Are neutrinos really their own antiparticles? Why are they so light and what mass do they have? Scientists working on the GERDA and the future LEGEND experiments want to find out more about the properties of neutrinos.
Neutrinos are some of the most common particles in the universe. They are produced, for example, in the nuclear fusion taking place in the interior of stars, as well as in the Sun and during nuclear fission in power plants. Since they interact only via the weak force, they are extremely difficult to detect.
According to the present state of our knowledge, every known particle has an antiparticle with the opposite electric charge: anti-quarks, or anti-leptons (positron, anti-muon and anti-tau). As the neutrino is electrically neutral, it could be the odd one out here and be its own antiparticle. If the experiment can confirm this assumption, the researchers will have new starting points for gaining a better understanding of the physics of the universe.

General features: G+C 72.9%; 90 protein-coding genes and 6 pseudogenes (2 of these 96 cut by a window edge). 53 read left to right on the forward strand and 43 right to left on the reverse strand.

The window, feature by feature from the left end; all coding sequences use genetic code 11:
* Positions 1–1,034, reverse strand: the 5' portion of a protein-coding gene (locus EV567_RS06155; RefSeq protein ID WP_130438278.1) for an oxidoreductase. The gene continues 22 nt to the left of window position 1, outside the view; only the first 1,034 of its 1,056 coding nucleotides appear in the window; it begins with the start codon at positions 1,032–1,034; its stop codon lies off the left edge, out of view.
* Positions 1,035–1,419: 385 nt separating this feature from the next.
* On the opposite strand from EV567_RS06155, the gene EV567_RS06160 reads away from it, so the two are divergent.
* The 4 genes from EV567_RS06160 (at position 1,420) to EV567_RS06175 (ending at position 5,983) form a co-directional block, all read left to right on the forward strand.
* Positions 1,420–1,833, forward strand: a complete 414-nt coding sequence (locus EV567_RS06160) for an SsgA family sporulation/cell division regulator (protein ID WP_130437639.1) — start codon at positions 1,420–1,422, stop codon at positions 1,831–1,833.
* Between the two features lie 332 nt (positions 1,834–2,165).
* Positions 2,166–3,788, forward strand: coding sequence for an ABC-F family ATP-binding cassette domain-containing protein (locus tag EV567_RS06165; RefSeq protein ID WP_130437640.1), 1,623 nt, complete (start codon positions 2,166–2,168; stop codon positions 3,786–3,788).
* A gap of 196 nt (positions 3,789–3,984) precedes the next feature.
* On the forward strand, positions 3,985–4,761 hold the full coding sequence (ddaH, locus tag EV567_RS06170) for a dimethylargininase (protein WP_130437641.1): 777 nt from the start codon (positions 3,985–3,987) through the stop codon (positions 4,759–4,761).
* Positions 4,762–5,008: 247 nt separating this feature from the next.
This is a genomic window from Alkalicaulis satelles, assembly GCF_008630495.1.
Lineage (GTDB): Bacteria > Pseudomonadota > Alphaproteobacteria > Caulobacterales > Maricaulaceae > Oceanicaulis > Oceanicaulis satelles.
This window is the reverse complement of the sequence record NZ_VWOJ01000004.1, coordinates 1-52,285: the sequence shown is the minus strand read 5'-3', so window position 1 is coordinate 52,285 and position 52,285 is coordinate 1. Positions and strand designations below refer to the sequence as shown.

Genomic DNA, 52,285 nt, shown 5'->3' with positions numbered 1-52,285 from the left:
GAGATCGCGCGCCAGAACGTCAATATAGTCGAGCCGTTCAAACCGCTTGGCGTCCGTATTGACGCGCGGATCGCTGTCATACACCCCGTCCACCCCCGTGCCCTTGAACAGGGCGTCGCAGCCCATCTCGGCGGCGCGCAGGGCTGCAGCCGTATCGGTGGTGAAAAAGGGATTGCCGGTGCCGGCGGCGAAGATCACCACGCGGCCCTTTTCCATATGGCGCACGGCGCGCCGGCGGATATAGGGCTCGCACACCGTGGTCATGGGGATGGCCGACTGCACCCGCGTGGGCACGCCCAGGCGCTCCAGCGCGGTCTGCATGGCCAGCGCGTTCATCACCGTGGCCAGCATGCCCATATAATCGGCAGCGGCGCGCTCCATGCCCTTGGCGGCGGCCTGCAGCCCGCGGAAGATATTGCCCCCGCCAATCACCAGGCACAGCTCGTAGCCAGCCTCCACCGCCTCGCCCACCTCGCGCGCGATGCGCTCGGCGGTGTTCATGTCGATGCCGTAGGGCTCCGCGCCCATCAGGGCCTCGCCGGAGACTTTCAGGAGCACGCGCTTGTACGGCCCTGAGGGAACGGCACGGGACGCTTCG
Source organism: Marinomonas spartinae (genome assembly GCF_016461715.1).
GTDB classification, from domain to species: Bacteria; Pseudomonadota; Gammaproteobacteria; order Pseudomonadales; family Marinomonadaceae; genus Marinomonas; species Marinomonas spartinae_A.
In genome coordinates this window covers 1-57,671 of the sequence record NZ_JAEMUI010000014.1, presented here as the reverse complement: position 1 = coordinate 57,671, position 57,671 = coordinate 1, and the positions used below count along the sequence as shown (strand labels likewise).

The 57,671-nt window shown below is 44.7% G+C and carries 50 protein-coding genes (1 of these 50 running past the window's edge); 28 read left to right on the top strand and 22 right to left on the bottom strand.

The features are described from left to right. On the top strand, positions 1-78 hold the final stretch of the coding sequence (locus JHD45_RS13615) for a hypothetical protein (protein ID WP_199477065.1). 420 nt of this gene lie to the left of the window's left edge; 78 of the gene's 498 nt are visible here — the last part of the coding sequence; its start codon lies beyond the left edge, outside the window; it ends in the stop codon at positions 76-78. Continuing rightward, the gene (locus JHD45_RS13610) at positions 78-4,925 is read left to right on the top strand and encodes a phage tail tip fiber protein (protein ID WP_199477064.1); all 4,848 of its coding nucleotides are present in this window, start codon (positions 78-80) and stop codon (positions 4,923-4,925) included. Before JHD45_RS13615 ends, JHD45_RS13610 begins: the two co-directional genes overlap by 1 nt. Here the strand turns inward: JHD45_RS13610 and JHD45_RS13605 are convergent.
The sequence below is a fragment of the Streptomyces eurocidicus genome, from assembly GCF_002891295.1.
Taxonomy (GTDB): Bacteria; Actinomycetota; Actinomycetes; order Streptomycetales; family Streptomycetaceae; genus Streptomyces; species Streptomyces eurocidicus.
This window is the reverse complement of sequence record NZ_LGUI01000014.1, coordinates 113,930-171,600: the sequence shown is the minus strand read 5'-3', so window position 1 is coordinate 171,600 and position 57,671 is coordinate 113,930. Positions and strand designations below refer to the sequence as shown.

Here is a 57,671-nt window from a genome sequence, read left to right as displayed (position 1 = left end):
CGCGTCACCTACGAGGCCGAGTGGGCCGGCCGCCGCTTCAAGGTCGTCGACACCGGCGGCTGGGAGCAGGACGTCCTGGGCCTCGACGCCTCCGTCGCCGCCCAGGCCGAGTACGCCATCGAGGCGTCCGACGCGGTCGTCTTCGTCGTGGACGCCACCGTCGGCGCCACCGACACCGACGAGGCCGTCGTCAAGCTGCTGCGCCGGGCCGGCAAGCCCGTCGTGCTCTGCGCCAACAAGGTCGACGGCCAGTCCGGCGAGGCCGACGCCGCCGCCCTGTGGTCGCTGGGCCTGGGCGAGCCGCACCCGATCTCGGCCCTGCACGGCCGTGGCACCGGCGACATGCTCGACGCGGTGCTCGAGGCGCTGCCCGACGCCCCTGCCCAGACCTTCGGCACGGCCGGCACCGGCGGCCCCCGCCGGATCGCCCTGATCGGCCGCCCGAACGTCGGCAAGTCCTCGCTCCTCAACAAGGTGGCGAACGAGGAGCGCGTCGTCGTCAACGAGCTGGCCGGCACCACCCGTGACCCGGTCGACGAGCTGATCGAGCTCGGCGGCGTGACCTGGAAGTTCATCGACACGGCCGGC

How can scientists discover whether the neutrino is identical to its antiparticle? The solution lies in a very rare radioactive decay chain, which could at least theoretically occur in germanium – a semimetal.
With GERDA and, in the future, LEGEND, physicists are pursuing the goal of detecting this so-called neutrinoless double beta decay. Both experiments utilize germanium 76 detectors. This special element is at least theoretically capable of producing radioactive double beta decay and thus to prove the assumed "dual nature" of the neutrino.
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